Yet when we invest properly, we see that we actually have so much power. Check out this cute video also on how educating girls at 12 years old can have such effects and completely change the future of her family.
That doesn’t mean that you just forget about boys, it’s a case of educating both. In economic terms you’d call it marginal utility – you get most benefit from making more of what you have the least of, and those returns diminish over continued investment meaning other areas become more efficient. To give an analogy, if you had a bunch of food and one person was starving and another was healthy, then of course there would be greater benefit in providing more for the starving person. While education for boys needs improvements, many girls cannot even attend school in the first place. The priority is making sure everyone has access, and access to quality education not just school for the sake of it.
One thing the Philippines does well, though, is gender equality. Perhaps because it has roots in a more Matriarchal society before colonization, but whatever the reason the Philippines is 5th globally and top in Asia for gender equality. Only four Scandinavian countries (Iceland, Finland, Norway, and Sweden) can claim better gender equality, but Scandinavian countries always win social surveys like this, in education and healthcare too, so it’s sort of cheating to be Scandinavian in a survey about something socially positive. It may be better to say, then, that aside from Scandinavia, who as we agreed just then are cheating by being Scandinavian and awesome, the Philippines is the leading country in the world for gender equality. It may at first seem like saying that if you take out the countries who would beat England in the World Cup then England will win the World Cup, but to be serious it’s an impressive achievement for a country of the relative power of the Philippines. That’s a very positive thing that can be built on to ensure access for everyone. The Philippines may not discriminate so much based on gender, but certainly there is huge discrimination based on class. Yet the greatest returns will come from investing in the poorest among us (aside from the whole morality of it).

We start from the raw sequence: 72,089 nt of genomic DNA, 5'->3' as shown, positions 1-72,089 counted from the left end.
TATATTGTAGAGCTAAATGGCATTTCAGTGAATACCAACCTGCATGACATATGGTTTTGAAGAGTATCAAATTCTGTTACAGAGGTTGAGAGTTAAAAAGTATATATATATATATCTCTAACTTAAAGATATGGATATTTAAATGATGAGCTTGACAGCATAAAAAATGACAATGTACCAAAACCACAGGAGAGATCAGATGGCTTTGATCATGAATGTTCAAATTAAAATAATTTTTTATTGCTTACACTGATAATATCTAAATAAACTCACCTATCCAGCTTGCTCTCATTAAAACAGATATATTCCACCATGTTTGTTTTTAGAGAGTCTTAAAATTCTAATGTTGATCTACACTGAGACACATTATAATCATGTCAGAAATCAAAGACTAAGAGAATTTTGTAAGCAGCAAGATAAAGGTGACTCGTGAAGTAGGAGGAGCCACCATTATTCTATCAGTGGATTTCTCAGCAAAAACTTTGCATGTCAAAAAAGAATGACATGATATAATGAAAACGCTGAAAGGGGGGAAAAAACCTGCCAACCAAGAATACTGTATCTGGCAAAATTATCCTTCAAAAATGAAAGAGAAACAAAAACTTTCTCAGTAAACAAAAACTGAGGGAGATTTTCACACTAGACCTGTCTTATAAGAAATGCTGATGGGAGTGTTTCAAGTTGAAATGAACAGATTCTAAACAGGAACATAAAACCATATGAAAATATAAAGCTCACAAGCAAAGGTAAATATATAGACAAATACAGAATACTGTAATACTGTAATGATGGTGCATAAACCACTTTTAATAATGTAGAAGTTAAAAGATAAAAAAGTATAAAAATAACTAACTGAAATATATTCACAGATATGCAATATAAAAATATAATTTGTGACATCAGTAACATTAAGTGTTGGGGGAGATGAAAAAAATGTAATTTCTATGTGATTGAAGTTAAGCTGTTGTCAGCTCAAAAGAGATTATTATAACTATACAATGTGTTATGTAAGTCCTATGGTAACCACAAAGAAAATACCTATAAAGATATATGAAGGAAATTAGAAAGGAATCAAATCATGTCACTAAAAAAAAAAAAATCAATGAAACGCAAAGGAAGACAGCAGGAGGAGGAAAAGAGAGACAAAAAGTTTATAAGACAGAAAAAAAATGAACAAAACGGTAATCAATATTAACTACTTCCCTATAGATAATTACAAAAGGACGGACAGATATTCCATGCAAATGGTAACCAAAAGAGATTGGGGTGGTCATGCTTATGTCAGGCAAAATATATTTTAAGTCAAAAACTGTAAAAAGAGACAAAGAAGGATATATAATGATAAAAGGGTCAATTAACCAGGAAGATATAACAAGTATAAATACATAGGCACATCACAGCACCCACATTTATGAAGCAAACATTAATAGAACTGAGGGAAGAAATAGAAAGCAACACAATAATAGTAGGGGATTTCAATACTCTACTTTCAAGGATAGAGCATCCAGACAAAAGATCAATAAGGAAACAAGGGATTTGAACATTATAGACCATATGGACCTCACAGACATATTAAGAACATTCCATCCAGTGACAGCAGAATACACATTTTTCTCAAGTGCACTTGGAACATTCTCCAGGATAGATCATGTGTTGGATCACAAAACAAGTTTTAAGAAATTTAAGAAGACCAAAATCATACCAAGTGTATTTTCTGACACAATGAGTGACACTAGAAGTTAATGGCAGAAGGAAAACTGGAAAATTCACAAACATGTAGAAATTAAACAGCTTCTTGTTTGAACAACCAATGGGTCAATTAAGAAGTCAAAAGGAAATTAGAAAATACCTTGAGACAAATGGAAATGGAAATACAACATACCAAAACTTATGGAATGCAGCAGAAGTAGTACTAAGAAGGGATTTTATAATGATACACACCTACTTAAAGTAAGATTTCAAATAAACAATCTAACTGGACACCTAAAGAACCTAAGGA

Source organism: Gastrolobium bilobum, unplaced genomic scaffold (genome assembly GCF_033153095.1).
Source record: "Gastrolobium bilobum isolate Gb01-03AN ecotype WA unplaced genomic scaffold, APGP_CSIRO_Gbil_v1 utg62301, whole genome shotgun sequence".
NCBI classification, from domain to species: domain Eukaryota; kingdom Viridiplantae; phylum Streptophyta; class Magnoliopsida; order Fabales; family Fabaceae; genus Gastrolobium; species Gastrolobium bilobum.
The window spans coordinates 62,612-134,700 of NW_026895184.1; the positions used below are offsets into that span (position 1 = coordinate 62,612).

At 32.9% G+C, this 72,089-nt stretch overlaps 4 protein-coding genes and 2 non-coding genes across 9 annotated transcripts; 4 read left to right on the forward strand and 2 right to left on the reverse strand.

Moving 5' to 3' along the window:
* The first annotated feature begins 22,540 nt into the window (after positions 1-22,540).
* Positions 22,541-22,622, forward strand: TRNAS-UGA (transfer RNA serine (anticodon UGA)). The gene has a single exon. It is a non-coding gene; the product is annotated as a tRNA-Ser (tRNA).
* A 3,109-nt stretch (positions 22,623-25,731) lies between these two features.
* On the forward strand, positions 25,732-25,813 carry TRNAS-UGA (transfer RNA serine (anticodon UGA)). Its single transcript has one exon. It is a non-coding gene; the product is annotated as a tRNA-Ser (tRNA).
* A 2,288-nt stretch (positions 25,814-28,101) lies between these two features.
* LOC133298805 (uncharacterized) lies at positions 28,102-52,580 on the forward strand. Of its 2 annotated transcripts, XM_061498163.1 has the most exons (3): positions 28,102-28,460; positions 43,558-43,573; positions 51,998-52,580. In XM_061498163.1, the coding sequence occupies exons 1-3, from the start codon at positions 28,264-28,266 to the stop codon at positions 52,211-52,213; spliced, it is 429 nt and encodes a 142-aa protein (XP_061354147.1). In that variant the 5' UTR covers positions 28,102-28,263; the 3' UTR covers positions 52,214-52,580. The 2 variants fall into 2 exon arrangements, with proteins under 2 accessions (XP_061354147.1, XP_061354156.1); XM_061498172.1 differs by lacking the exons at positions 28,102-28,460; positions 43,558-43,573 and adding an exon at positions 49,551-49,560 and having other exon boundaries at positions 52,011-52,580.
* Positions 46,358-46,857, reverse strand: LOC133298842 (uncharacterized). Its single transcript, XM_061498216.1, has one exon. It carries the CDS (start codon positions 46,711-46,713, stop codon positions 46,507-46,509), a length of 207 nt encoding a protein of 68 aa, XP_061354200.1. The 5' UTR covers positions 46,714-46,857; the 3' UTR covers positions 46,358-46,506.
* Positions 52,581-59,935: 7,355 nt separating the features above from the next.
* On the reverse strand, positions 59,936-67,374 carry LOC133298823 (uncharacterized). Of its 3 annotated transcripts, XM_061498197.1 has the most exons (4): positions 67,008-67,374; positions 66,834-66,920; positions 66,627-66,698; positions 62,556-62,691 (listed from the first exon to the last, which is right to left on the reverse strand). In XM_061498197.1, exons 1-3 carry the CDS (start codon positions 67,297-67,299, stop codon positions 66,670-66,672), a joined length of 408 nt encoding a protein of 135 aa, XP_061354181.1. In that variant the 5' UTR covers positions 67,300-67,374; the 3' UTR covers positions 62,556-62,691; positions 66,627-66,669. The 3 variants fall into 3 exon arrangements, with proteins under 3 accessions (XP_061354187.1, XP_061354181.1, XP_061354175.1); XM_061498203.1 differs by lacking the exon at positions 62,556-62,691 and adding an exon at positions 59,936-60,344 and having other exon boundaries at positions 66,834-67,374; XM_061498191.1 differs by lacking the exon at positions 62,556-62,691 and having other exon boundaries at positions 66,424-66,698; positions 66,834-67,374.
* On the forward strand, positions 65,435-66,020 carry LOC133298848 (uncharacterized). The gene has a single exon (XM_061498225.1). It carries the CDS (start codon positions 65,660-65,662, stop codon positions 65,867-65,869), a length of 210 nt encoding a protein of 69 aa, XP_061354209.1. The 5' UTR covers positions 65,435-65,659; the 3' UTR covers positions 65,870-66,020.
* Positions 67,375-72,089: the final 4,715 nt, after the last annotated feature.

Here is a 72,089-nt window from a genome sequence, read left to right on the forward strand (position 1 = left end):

Day 3: Good Education develops the Economy
There is a lot of academic research on this and it must be stated that it is quality education that develops the economy not just any kind of education. A lot of countries have invested in education, focussed on typical goals of universal Primary and Secondary education, looked to the averages, and developed the same rote based teaching methodology.
That you won’t get much out of that is just common sense. You can invest billions of pesos in making sure everyone gets a Primary school education, but if the actual teaching is poor and the kids don’t learn anything then of course it’s useless. In Payatas, for example, we’ve seen kids graduate from one grade to the next, still unable to write their own name and count to ten, let alone what the curriculum says they should be able to do.